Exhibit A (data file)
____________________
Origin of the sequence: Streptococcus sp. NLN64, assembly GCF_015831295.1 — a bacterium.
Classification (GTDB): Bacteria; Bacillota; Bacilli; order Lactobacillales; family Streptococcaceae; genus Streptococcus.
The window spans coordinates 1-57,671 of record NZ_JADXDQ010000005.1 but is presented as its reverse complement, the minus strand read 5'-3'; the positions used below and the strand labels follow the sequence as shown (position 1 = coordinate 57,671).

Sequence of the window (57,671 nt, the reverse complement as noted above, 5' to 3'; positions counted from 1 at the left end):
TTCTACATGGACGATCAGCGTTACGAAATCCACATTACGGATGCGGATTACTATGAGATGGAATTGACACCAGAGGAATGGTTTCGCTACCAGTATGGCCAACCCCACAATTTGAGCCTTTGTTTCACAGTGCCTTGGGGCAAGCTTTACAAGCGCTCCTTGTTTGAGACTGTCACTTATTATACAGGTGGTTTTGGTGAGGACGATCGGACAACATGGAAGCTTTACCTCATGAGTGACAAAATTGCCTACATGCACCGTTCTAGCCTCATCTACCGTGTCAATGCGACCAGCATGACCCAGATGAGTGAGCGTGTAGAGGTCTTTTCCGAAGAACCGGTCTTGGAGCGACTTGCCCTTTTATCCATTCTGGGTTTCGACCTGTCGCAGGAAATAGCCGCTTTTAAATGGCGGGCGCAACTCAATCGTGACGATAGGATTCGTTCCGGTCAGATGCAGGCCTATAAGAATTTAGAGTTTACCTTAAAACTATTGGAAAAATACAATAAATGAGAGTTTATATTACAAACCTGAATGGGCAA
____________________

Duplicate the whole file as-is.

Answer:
Origin of the sequence: Streptococcus sp. NLN64, assembly GCF_015831295.1 — a bacterium.
Classification (GTDB): Bacteria; Bacillota; Bacilli; order Lactobacillales; family Streptococcaceae; genus Streptococcus.
The window spans coordinates 1-57,671 of record NZ_JADXDQ010000005.1 but is presented as its reverse complement, the minus strand read 5'-3'; the positions used below and the strand labels follow the sequence as shown (position 1 = coordinate 57,671).

Sequence of the window (57,671 nt, the reverse complement as noted above, 5' to 3'; positions counted from 1 at the left end):
TTCTACATGGACGATCAGCGTTACGAAATCCACATTACGGATGCGGATTACTATGAGATGGAATTGACACCAGAGGAATGGTTTCGCTACCAGTATGGCCAACCCCACAATTTGAGCCTTTGTTTCACAGTGCCTTGGGGCAAGCTTTACAAGCGCTCCTTGTTTGAGACTGTCACTTATTATACAGGTGGTTTTGGTGAGGACGATCGGACAACATGGAAGCTTTACCTCATGAGTGACAAAATTGCCTACATGCACCGTTCTAGCCTCATCTACCGTGTCAATGCGACCAGCATGACCCAGATGAGTGAGCGTGTAGAGGTCTTTTCCGAAGAACCGGTCTTGGAGCGACTTGCCCTTTTATCCATTCTGGGTTTCGACCTGTCGCAGGAAATAGCCGCTTTTAAATGGCGGGCGCAACTCAATCGTGACGATAGGATTCGTTCCGGTCAGATGCAGGCCTATAAGAATTTAGAGTTTACCTTAAAACTATTGGAAAAATACAATAAATGAGAGTTTATATTACAAACCTGAATGGGCAA